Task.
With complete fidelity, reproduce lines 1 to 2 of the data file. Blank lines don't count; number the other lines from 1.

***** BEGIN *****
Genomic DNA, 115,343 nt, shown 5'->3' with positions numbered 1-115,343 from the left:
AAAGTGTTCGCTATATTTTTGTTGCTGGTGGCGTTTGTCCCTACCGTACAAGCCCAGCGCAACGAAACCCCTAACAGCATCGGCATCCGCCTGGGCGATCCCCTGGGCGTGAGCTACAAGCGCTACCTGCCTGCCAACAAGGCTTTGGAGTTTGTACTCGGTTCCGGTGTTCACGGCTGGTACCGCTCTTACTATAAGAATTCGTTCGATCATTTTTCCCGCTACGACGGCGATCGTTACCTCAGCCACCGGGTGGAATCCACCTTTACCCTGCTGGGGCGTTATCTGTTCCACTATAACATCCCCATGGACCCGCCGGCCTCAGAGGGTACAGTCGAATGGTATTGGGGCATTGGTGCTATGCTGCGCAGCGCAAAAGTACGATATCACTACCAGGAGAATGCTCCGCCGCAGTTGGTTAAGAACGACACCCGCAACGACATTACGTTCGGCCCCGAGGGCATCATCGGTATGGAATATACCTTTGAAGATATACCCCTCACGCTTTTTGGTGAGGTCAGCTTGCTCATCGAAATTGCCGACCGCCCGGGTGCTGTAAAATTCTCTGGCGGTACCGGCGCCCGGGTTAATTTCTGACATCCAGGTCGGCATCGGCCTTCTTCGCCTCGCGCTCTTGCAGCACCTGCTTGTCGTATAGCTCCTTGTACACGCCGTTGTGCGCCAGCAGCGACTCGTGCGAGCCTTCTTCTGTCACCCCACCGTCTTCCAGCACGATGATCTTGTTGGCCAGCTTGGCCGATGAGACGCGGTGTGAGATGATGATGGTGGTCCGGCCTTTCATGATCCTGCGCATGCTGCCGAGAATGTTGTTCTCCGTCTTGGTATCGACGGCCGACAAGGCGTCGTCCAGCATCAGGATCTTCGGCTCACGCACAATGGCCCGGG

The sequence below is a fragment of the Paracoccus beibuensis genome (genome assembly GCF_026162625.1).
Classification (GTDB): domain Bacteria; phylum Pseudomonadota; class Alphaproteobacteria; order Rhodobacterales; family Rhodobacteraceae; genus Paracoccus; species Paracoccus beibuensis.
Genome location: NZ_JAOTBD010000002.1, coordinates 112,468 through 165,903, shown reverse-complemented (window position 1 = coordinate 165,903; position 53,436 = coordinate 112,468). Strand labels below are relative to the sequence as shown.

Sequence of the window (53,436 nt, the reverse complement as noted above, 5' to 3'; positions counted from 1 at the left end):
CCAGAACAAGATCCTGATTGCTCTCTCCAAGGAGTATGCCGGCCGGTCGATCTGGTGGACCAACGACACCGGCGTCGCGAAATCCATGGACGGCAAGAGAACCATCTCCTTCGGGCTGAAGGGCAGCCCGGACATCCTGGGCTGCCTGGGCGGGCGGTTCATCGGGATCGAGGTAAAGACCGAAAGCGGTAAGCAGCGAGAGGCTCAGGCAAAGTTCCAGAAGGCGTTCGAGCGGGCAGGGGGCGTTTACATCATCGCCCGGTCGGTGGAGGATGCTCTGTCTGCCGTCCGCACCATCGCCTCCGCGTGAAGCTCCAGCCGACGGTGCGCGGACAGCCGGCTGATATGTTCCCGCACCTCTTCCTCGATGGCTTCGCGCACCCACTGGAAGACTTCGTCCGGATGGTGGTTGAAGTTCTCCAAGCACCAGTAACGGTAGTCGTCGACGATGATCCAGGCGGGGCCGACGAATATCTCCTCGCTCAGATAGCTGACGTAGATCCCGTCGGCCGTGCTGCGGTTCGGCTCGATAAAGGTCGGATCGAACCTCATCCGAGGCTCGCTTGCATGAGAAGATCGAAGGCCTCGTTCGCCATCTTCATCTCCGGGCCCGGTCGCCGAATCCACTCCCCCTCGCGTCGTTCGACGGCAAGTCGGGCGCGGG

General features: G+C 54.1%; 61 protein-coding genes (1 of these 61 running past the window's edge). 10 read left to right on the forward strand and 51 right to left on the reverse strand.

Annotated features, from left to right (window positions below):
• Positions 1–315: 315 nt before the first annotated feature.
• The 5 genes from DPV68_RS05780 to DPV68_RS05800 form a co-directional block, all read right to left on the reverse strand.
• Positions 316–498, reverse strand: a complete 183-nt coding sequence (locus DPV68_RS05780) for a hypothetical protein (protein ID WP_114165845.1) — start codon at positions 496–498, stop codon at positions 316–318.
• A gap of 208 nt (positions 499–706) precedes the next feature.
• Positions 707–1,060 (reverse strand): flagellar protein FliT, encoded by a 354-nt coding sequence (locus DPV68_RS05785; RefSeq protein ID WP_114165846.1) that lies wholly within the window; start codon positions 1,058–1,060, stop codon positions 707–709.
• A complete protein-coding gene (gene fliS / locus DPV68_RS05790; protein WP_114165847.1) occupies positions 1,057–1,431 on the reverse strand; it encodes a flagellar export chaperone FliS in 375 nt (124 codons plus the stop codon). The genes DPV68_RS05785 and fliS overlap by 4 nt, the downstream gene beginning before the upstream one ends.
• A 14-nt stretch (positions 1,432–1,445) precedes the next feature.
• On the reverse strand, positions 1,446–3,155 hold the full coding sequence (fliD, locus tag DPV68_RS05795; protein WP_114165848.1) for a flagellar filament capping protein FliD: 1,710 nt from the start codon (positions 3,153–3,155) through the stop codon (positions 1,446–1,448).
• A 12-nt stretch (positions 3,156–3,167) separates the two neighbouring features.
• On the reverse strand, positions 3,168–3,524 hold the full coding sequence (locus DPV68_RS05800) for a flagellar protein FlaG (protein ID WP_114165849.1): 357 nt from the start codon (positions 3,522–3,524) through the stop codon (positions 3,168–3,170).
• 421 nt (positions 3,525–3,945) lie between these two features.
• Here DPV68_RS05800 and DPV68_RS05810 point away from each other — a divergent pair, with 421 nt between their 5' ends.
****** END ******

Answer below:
Genomic DNA, 115,343 nt, shown 5'->3' with positions numbered 1-115,343 from the left:
AAAGTGTTCGCTATATTTTTGTTGCTGGTGGCGTTTGTCCCTACCGTACAAGCCCAGCGCAACGAAACCCCTAACAGCATCGGCATCCGCCTGGGCGATCCCCTGGGCGTGAGCTACAAGCGCTACCTGCCTGCCAACAAGGCTTTGGAGTTTGTACTCGGTTCCGGTGTTCACGGCTGGTACCGCTCTTACTATAAGAATTCGTTCGATCATTTTTCCCGCTACGACGGCGATCGTTACCTCAGCCACCGGGTGGAATCCACCTTTACCCTGCTGGGGCGTTATCTGTTCCACTATAACATCCCCATGGACCCGCCGGCCTCAGAGGGTACAGTCGAATGGTATTGGGGCATTGGTGCTATGCTGCGCAGCGCAAAAGTACGATATCACTACCAGGAGAATGCTCCGCCGCAGTTGGTTAAGAACGACACCCGCAACGACATTACGTTCGGCCCCGAGGGCATCATCGGTATGGAATATACCTTTGAAGATATACCCCTCACGCTTTTTGGTGAGGTCAGCTTGCTCATCGAAATTGCCGACCGCCCGGGTGCTGTAAAATTCTCTGGCGGTACCGGCGCCCGGGTTAATTTCTGACATCCAGGTCGGCATCGGCCTTCTTCGCCTCGCGCTCTTGCAGCACCTGCTTGTCGTATAGCTCCTTGTACACGCCGTTGTGCGCCAGCAGCGACTCGTGCGAGCCTTCTTCTGTCACCCCACCGTCTTCCAGCACGATGATCTTGTTGGCCAGCTTGGCCGATGAGACGCGGTGTGAGATGATGATGGTGGTCCGGCCTTTCATGATCCTGCGCATGCTGCCGAGAATGTTGTTCTCCGTCTTGGTATCGACGGCCGACAAGGCGTCGTCCAGCATCAGGATCTTCGGCTCACGCACAATGGCCCGGG